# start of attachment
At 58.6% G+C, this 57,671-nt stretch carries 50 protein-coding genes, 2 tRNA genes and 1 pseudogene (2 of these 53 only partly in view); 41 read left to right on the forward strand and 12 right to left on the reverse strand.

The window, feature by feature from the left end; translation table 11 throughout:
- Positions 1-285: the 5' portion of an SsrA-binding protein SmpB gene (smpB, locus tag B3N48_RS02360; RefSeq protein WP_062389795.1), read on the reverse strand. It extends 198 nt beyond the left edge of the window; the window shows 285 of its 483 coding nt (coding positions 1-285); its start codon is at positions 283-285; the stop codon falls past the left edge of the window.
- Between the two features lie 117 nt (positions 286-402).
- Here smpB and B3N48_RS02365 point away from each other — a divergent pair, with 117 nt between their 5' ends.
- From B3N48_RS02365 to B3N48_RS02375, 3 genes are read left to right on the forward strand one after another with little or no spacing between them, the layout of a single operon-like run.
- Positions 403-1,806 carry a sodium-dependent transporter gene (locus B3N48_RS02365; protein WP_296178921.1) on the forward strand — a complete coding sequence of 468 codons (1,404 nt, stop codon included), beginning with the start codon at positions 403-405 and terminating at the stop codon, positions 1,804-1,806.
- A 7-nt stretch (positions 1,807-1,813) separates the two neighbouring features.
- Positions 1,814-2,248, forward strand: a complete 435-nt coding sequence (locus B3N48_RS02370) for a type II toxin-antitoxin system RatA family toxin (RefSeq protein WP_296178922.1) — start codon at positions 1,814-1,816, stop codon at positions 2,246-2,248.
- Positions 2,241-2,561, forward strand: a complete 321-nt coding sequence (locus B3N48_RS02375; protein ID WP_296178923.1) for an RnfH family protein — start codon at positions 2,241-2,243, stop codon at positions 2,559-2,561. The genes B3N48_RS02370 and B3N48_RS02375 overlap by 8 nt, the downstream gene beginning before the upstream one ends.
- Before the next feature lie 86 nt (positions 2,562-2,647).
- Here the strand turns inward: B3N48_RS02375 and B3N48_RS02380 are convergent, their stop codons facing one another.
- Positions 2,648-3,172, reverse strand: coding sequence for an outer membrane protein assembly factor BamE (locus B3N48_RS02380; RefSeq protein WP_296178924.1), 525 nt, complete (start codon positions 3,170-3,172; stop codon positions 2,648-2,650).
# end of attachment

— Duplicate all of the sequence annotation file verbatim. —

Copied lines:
At 58.6% G+C, this 57,671-nt stretch carries 50 protein-coding genes, 2 tRNA genes and 1 pseudogene (2 of these 53 only partly in view); 41 read left to right on the forward strand and 12 right to left on the reverse strand.

The window, feature by feature from the left end; translation table 11 throughout:
- Positions 1-285: the 5' portion of an SsrA-binding protein SmpB gene (smpB, locus tag B3N48_RS02360; RefSeq protein WP_062389795.1), read on the reverse strand. It extends 198 nt beyond the left edge of the window; the window shows 285 of its 483 coding nt (coding positions 1-285); its start codon is at positions 283-285; the stop codon falls past the left edge of the window.
- Between the two features lie 117 nt (positions 286-402).
- Here smpB and B3N48_RS02365 point away from each other — a divergent pair, with 117 nt between their 5' ends.
- From B3N48_RS02365 to B3N48_RS02375, 3 genes are read left to right on the forward strand one after another with little or no spacing between them, the layout of a single operon-like run.
- Positions 403-1,806 carry a sodium-dependent transporter gene (locus B3N48_RS02365; protein WP_296178921.1) on the forward strand — a complete coding sequence of 468 codons (1,404 nt, stop codon included), beginning with the start codon at positions 403-405 and terminating at the stop codon, positions 1,804-1,806.
- A 7-nt stretch (positions 1,807-1,813) separates the two neighbouring features.
- Positions 1,814-2,248, forward strand: a complete 435-nt coding sequence (locus B3N48_RS02370) for a type II toxin-antitoxin system RatA family toxin (RefSeq protein WP_296178922.1) — start codon at positions 1,814-1,816, stop codon at positions 2,246-2,248.
- Positions 2,241-2,561, forward strand: a complete 321-nt coding sequence (locus B3N48_RS02375; protein ID WP_296178923.1) for an RnfH family protein — start codon at positions 2,241-2,243, stop codon at positions 2,559-2,561. The genes B3N48_RS02370 and B3N48_RS02375 overlap by 8 nt, the downstream gene beginning before the upstream one ends.
- Before the next feature lie 86 nt (positions 2,562-2,647).
- Here the strand turns inward: B3N48_RS02375 and B3N48_RS02380 are convergent, their stop codons facing one another.
- Positions 2,648-3,172, reverse strand: coding sequence for an outer membrane protein assembly factor BamE (locus B3N48_RS02380; RefSeq protein WP_296178924.1), 525 nt, complete (start codon positions 3,170-3,172; stop codon positions 2,648-2,650).